Maharashtra Criminalises Social Boycott, A First In India

Maharashtra Criminalises Social Boycott, A First In India

In several pockets across India, there exist a shocking number of cases involving discrimination, oppression and even violence conducted as per village council rulings. Kangaroo courts of many Panchayat councils run a parallel justice system based on their own notions of right and wrong, and police as per their community’s moral traditions. Those seen as defying social norms and customs have in many cases been shunned by their community and even chased out of their villages. Horrific stories of Panchayat rule in North India are widely known, such as the diktat to rape innocent girls or suggestions such as abolishing the marriageable age limit in order to prevent sexual assault, and in recent times, Maharashtra too has seen a rising number of incidents involving misguided justice based on gender and caste doled out by community courts. For many years now, activists have been rallying for a law to be put in place that would prevent such violence and social boycotts.

Wednesday, the day before Dr. B R Ambedkar’s 125th birth anniversary, marked a historic moment for Indian democracy when the social boycott of individuals by any person or any extra-judicial group, such as Panchayats, was unanimously outlawed in Maharashtra. The Maharashtra Prohibition of People from Social Boycott Act categorises social boycotting of a person as a crime, punishable with a three-year jail sentence depending on the nature of the crime, and fine of 1 lakh which can be awarded, partly or wholly to the victim as compensation and rehabilitation, as reported by The Huffington Post. The victim or any member of their family can file a complaint with the police or go directly to the magistrate, and the Act ensures a speedy trial within six months of the charge-sheet being filed. The Government is also said to be recruiting ‘social boycott prohibition officers’ to monitor and identify such cases and assist the magistrate and police officers in handling cases.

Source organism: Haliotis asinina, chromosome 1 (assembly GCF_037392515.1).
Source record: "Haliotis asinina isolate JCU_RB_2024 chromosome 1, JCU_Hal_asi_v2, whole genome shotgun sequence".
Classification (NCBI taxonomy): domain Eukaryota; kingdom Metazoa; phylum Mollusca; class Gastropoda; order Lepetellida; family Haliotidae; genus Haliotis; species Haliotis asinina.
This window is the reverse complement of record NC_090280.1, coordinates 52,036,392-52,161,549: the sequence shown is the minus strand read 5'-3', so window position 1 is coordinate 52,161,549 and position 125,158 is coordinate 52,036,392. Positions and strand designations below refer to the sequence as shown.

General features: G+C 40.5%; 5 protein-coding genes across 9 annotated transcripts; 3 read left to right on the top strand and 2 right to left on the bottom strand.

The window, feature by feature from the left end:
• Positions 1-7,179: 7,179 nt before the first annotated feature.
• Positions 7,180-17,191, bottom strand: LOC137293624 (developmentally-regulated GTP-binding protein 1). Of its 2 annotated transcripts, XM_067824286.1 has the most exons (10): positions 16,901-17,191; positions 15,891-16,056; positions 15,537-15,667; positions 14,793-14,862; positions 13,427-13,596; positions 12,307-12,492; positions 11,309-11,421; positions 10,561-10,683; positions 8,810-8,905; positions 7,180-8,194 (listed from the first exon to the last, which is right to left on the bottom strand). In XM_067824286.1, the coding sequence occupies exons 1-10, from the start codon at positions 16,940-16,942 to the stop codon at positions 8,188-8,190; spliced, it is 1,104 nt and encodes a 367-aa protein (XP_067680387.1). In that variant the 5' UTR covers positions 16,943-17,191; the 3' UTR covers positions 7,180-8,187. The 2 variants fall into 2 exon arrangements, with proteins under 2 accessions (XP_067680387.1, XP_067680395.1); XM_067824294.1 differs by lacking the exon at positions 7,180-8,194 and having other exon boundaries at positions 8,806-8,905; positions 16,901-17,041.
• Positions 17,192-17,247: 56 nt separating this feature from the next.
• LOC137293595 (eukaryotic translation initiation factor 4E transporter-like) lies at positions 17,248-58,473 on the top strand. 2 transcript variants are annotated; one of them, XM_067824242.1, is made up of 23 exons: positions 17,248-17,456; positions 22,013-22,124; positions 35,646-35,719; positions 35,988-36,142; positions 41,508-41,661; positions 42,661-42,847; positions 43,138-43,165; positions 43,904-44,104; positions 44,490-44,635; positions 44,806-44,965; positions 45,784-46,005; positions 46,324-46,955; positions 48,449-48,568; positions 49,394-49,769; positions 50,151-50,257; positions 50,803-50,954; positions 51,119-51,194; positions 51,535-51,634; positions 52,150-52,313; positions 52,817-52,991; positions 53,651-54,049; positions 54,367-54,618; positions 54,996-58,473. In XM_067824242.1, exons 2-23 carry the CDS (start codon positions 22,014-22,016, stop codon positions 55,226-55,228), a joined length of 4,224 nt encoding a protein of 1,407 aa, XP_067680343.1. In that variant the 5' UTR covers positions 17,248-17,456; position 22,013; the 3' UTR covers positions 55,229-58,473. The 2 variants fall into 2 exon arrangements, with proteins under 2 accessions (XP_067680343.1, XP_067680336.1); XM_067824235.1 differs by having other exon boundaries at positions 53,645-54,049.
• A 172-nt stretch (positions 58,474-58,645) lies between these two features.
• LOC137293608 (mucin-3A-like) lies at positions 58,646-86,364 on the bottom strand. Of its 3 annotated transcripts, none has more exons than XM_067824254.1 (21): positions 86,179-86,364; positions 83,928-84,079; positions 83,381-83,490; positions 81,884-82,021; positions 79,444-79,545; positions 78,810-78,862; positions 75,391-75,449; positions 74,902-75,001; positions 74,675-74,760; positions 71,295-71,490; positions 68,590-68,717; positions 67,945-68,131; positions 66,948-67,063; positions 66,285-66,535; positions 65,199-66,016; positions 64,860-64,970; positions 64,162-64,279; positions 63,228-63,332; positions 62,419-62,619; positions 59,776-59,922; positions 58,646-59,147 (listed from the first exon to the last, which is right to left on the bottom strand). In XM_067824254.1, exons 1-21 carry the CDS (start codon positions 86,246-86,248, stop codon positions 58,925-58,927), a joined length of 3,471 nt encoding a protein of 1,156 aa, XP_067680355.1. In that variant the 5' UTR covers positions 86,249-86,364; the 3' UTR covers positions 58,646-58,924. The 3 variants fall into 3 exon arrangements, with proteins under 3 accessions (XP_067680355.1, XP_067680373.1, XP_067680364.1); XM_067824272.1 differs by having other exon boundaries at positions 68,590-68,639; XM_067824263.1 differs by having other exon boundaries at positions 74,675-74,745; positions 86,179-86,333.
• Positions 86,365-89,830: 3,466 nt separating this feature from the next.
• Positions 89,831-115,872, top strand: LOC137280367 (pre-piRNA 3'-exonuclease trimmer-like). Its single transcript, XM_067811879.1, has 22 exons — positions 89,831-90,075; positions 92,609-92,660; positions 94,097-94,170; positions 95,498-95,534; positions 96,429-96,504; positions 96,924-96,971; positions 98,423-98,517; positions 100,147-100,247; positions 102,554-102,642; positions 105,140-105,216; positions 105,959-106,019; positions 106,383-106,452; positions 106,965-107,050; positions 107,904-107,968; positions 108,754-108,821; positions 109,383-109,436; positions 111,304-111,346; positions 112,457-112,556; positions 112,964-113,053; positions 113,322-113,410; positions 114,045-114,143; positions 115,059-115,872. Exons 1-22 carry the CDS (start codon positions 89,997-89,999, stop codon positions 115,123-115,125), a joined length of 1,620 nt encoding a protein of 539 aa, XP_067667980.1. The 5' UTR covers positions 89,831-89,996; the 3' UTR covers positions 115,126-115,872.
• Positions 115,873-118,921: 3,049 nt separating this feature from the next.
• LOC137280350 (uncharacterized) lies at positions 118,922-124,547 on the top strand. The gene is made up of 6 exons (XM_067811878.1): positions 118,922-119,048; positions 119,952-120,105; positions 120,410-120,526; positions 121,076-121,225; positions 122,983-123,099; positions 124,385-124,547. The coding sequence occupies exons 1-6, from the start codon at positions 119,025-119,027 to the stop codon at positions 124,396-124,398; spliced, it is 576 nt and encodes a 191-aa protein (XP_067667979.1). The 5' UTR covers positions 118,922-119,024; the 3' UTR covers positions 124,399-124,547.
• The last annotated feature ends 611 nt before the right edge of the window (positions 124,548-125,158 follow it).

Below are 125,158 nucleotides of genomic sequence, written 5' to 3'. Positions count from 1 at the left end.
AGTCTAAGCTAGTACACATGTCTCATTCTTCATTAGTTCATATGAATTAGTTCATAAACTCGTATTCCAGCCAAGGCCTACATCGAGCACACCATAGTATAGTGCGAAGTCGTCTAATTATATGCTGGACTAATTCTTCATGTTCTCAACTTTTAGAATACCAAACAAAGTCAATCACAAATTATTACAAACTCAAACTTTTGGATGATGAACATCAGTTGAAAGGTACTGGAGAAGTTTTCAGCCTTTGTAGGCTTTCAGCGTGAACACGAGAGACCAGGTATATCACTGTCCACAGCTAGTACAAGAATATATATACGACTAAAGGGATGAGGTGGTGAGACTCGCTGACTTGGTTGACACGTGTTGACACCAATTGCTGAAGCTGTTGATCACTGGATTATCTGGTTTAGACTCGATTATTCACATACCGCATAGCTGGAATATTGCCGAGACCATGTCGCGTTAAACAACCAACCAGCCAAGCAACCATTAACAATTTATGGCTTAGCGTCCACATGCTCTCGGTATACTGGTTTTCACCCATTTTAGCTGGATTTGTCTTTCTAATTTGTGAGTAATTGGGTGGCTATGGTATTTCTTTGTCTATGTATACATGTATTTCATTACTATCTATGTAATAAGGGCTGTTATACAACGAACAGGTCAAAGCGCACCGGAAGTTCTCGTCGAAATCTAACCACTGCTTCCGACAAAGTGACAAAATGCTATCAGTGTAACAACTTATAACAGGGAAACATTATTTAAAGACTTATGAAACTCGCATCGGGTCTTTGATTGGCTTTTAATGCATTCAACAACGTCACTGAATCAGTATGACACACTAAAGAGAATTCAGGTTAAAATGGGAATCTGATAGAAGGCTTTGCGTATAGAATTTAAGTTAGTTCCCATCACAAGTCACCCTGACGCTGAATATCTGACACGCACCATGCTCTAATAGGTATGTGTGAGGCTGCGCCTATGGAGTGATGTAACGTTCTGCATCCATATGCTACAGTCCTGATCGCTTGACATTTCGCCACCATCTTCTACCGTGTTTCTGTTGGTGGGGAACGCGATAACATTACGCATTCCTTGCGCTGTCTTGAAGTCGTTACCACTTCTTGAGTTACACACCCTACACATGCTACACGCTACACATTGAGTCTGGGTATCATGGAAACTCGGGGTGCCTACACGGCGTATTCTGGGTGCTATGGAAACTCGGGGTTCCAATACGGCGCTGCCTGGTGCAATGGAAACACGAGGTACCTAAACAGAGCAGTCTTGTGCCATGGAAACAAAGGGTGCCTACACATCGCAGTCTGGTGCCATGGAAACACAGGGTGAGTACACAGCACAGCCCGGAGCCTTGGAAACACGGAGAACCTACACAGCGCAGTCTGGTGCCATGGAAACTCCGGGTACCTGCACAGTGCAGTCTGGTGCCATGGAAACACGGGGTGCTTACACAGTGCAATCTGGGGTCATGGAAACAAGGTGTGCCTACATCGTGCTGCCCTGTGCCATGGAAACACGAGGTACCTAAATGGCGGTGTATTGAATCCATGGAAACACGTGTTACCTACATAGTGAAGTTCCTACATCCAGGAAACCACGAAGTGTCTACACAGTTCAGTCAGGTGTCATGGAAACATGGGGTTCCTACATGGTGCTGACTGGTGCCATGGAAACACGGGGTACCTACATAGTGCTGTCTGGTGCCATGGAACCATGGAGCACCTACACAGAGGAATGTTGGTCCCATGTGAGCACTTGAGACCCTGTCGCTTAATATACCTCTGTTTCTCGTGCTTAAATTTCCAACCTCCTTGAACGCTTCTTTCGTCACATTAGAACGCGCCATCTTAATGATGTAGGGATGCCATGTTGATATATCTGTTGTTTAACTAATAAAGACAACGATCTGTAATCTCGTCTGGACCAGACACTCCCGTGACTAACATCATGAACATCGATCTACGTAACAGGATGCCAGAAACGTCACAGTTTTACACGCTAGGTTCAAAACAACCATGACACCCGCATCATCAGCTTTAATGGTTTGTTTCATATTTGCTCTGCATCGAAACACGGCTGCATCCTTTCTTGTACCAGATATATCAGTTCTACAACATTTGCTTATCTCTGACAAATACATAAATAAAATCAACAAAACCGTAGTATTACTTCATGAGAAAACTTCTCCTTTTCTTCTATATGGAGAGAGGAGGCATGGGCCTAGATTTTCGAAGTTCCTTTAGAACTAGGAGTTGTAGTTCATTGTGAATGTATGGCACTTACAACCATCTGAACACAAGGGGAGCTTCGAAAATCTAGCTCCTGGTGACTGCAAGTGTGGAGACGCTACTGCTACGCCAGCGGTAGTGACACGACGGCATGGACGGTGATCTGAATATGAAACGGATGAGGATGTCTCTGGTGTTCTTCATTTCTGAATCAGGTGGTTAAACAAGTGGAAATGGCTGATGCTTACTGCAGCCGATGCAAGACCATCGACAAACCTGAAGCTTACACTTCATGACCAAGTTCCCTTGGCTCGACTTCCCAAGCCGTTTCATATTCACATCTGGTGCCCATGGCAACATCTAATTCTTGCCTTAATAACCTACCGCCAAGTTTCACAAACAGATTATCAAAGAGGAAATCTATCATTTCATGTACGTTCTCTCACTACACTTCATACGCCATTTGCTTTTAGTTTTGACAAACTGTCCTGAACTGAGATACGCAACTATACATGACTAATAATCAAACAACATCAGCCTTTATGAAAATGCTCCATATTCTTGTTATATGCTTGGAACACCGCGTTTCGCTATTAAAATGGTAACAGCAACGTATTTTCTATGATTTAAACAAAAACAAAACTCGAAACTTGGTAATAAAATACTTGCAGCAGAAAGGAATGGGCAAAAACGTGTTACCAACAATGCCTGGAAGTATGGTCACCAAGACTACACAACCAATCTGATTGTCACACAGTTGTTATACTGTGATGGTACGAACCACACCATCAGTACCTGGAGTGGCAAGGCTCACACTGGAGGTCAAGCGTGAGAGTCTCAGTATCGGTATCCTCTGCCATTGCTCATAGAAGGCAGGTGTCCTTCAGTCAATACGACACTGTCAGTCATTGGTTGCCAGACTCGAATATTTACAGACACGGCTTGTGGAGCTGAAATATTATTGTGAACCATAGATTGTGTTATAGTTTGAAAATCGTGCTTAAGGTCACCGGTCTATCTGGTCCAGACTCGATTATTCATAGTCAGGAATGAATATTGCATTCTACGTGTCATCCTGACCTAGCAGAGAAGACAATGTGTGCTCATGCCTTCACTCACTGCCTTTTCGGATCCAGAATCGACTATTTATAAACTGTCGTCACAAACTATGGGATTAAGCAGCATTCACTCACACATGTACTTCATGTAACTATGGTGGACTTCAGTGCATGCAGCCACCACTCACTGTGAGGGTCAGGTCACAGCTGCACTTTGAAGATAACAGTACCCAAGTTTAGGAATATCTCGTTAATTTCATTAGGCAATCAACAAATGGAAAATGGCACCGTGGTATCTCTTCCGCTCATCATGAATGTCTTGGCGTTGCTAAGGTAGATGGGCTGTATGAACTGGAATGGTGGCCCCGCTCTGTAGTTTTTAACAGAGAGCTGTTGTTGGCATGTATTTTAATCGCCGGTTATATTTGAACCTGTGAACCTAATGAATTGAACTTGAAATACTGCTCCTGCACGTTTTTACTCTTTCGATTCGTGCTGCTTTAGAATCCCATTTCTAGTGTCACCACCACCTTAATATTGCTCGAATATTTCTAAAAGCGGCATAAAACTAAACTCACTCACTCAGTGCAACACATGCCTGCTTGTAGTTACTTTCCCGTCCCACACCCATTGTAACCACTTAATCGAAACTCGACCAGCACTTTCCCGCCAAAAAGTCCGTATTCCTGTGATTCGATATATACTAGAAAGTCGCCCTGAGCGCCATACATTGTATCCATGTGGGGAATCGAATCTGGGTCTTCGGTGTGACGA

CM Fadnavis Image source: The Indian Express

“If executed properly, this law has the capacity to change the fabric of society. It is a renaissance and a recognition of individualism,” said Mukta Dabholkar, human rights activist and daughter of anti-superstition activist and renowned Maharashtrian rationalist Dr. Narendra Dabholkar who was fighting against caste Panchayats when he was shot dead by two men in August 2013. “He used to say caste is the biggest superstition in this country. This was a big part of his life,” his daughter told HuffPost India.

“The Act was required in the backdrop of prevailing atrocities inflicted on people in the name of tradition, caste and community which cannot be allowed in Maharashtra,” said CM Devendra Fadnavis.
“Social boycott will be dealt with an iron hand in my government. The atrocities inflicted by a handful of people in the name of ‘jaati panchayats’ or groups citing caste and community traditions will not be tolerated if it questions the dignity of a human being.” While his efforts in making Maharashtra the first state in the country to enact such a law are being applaud nation-wide, several question the act as a political move to win the Dalit vote; “After the Bihar elections, BJP has started a campaign to try an get voters of scheduled caste (SC) on its side. This is a strategy to enhance BJP’s voter base. BJP is making the same mistake which the Congress had made, it is not the doles which gets votes for a political party but a credible leader from within the community can get votes. BJP thinks that it can get support of voters through doles,” Jai Mrug, a Mumbai-based political analyst, told Livemint. A politically motivated move or not, the new law is being hugely welcomed as an effort to root out caste-politics and discrimination at the root.

Feature image courtesy of Reuters

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